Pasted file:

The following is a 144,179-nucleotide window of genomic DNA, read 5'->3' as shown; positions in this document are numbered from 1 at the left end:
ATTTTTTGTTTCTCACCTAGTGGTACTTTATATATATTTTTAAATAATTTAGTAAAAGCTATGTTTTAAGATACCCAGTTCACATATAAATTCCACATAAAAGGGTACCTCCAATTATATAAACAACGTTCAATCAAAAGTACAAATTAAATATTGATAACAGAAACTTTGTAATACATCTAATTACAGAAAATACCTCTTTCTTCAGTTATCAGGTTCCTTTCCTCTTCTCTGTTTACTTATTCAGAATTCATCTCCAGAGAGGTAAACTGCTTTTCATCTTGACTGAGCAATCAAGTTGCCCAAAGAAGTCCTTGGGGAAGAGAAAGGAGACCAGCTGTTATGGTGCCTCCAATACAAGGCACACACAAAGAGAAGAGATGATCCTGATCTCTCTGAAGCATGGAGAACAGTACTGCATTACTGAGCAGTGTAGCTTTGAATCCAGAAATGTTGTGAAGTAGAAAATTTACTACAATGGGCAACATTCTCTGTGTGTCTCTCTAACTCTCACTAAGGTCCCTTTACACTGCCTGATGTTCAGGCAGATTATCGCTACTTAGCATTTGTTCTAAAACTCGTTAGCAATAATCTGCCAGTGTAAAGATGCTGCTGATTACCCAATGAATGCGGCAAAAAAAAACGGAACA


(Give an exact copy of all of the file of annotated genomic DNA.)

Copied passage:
The following is a 144,179-nucleotide window of genomic DNA, read 5'->3' as shown; positions in this document are numbered from 1 at the left end:
ATTTTTTGTTTCTCACCTAGTGGTACTTTATATATATTTTTAAATAATTTAGTAAAAGCTATGTTTTAAGATACCCAGTTCACATATAAATTCCACATAAAAGGGTACCTCCAATTATATAAACAACGTTCAATCAAAAGTACAAATTAAATATTGATAACAGAAACTTTGTAATACATCTAATTACAGAAAATACCTCTTTCTTCAGTTATCAGGTTCCTTTCCTCTTCTCTGTTTACTTATTCAGAATTCATCTCCAGAGAGGTAAACTGCTTTTCATCTTGACTGAGCAATCAAGTTGCCCAAAGAAGTCCTTGGGGAAGAGAAAGGAGACCAGCTGTTATGGTGCCTCCAATACAAGGCACACACAAAGAGAAGAGATGATCCTGATCTCTCTGAAGCATGGAGAACAGTACTGCATTACTGAGCAGTGTAGCTTTGAATCCAGAAATGTTGTGAAGTAGAAAATTTACTACAATGGGCAACATTCTCTGTGTGTCTCTCTAACTCTCACTAAGGTCCCTTTACACTGCCTGATGTTCAGGCAGATTATCGCTACTTAGCATTTGTTCTAAAACTCGTTAGCAATAATCTGCCAGTGTAAAGATGCTGCTGATTACCCAATGAATGCGGCAAAAAAAAACGGAACA